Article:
We started off as five eager individuals enrolled in Ironhack’s Miami UX/UI Design course. As our first task, we were assigned our very first group project — solve a “Wicked Problem.” We were given five problems to select from. As a group, we delegated which problem would be best to work on. Ultimately, our love for food influenced our decision and we chose the problem related to accessing organic produce.
We knew that organic produce was always a topic that came up when shopping for groceries or when discussing about one’s overall health. It’s evident that organic food has taken a very important role in many people’s lives to stay healthy. With our present era being so health conscious, we were eager to start the user-centric design process to solve our wicked problem.
In the last decade, there has been a rise in consciousness on the importance of good nutrition and the responsibility that individuals have to provide themselves with good food. Organic food is not accessible to everyone, being restricted to those who can actually afford it.
Supermarket chains and other big companies benefit from the organic food market and conscious customers, but don’t actually solve the situation — they just make the gap and the impact bigger with unsustainable models. How Might We help communities access the seasonal produce of their region, fueling fair and honest relationships between producers and customers while ensuring food safety for all?
Our objectives were clear. We wanted:
- To make organic produce accessible for the consumer
- To make organic produce cheaper for the consumer
- To connect the consumer with the organic produce farmer
- To educate the consumer of organic produce
Our design process implemented the five steps of the user-centric design thinking. Our main focus points are to Empathize, Define, and Ideate.
Step 1: Empathize
Understanding the Challenge:
Our first step was to undergo and gather any information we could on organic produce. We searched online for articles mostly targeting the value of organic produce and what exactly made organic, organic. We soon discovered that organic produce was priced anywhere between 20% to double the amount compared to their conventional equivalent. Time is money. Not only are organic farms typically smaller than conventional ones, but they also, on average, take more time to produce crops because they refrain from using the chemicals and growth hormones used by conventional farmers. Production-oriented government subsidies reduce the overall cost of crops. Also the demand for supply is huge. Organic produce sales rose from $3.6 billion in 1997 to $21.1 billion in 2008, as stated by the USDA. But to confirm this insight, we had to undergo our own research and determine what exactly was the public’s thought on organic based produce.
The following user research assisted us with understanding who our users are and help discover what their needs, goals, motivations, and pain points. All the information would be used to help facilitate a better experience.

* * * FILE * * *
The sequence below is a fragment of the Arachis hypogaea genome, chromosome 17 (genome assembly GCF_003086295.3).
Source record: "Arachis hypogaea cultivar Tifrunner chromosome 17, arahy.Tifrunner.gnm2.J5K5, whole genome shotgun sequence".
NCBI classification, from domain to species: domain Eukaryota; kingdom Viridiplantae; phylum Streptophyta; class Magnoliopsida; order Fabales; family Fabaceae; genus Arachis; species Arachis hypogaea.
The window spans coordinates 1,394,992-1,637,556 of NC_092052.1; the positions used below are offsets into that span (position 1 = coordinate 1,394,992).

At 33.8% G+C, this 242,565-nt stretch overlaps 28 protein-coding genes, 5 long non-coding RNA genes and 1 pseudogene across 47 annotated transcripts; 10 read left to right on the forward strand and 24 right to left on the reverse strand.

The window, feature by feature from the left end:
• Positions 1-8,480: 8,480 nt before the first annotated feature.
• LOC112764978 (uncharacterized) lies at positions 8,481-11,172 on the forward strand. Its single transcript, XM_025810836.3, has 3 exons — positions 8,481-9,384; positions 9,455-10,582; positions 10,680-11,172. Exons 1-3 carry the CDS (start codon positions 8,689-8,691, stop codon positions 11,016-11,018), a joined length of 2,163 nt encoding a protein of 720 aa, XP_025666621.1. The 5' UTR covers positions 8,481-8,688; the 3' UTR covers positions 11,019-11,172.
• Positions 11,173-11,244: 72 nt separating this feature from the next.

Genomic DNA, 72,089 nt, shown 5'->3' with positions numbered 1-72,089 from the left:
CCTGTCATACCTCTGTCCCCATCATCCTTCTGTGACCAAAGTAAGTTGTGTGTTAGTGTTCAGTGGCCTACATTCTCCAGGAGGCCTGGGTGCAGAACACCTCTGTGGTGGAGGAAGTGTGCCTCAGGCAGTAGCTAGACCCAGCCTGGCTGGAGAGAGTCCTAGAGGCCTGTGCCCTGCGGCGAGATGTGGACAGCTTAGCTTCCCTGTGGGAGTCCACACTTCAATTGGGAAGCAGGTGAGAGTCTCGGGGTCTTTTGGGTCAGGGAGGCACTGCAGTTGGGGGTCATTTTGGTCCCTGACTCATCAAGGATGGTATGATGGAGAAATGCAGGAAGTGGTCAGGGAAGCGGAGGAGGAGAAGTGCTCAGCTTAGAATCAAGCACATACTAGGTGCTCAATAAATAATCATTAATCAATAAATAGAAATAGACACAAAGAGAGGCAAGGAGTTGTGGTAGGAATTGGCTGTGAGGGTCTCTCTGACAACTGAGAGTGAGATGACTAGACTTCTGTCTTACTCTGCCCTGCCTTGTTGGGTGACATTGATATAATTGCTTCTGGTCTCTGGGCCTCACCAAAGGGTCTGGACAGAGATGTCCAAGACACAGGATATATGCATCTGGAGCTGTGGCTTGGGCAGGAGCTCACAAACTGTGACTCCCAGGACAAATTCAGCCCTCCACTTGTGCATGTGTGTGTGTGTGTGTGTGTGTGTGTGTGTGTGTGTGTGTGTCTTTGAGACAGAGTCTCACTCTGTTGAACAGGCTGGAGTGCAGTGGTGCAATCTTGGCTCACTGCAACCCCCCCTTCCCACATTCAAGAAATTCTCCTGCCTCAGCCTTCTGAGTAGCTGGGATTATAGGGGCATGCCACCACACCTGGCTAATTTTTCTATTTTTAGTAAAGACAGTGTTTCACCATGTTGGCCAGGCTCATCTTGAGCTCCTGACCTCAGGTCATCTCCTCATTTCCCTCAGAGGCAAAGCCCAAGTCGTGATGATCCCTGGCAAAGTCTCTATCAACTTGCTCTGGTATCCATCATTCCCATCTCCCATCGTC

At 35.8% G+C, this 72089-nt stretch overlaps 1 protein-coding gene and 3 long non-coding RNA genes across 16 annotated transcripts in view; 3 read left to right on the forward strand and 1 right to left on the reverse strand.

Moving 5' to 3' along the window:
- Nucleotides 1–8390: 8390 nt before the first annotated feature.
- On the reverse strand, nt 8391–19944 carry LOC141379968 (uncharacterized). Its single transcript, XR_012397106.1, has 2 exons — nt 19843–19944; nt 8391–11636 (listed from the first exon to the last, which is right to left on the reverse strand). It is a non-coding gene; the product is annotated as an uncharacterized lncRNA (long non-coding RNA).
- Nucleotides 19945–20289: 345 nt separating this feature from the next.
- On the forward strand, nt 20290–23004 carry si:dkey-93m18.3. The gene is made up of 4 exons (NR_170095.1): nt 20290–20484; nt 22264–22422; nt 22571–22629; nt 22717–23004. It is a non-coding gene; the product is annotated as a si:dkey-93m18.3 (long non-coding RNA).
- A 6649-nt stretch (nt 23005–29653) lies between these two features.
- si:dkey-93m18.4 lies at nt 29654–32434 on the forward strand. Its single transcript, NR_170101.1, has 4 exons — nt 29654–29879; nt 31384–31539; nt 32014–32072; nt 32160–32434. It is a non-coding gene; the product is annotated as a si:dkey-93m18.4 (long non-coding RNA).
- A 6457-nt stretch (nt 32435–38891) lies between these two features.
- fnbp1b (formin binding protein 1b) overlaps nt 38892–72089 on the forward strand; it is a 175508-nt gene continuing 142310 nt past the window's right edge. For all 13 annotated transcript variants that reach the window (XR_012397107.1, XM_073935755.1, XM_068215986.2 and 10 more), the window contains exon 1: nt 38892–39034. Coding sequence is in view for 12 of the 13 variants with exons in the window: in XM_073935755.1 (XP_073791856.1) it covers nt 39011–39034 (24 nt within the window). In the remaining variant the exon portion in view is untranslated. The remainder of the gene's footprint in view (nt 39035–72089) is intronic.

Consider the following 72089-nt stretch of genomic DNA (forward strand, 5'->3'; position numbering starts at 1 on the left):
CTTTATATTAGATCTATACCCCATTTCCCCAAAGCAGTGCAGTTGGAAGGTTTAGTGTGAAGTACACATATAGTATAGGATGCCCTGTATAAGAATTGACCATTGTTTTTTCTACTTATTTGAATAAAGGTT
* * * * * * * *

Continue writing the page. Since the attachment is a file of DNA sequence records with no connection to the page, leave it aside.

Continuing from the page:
Firstly, we used a Lean Survey Canvas to help us prepare and determine which questions to place in our survey. After much focus, we transferred our questions onto Google Forms and published our survey to be sent out to our friends, family, and coworkers. The survey was our basis for our quantitative data. This data helped us establish what were some of the pain points that people were facing when purchasing organic produce. We were lucky enough to have 72 correspondents.
Based on the results gathered from the survey, we created and refined our questions to further help us understand the users’ pain points. These pain points were within the realms of lack of affordability, not understanding what makes organic, organic, not trusting where their produce comes from, and the fact that major brands like Trader Joes and Whole Foods are so out of reach that they never have time to shop. And although users think eating organic is very important, because of these factors, they deferred to their local stores where conventional products are more affordable and within reach.
Our interview questions would then gather our qualitative data. This helped discover more in-depth the frustrations that the consumers are facing while trying to access organic produce. We were able to interview four correspondents and while some results were similar in reference to our previous data through the survey, the connection was more intimate and we were able to truly get down to the core and feel what they felt about the accessibility of organic produce.
Our survey data led us to ask the following questions during interviews:
- Why is organic food important to you?
- How do you feel about the cost?
- Tell me about your experience buying organic food?
- Are you loyal to a certain brand?
- Have you ever felt like what you were buying wasn’t the best quality organic food?
We had a pile of data presented in front of us, but what did it all mean? To sum it all up, 80% of interviewees said eating organic is important and would be a priority if it were easy for them to find and purchase, 100% said having access to locally grown organic produce would entice them even more to buy, 100% said farmers markets is the ultimate experience because of the personability factor and trust in local produce, 40% mentioned ordering online makes their life easier and saves time. It was determined that price and distance were two huge factors that influenced organic produce purchase. And although this might not be such a surprise, we were intrigued at the fact that most people would want to purchase organic produce from local farmers markets if they could find one near them.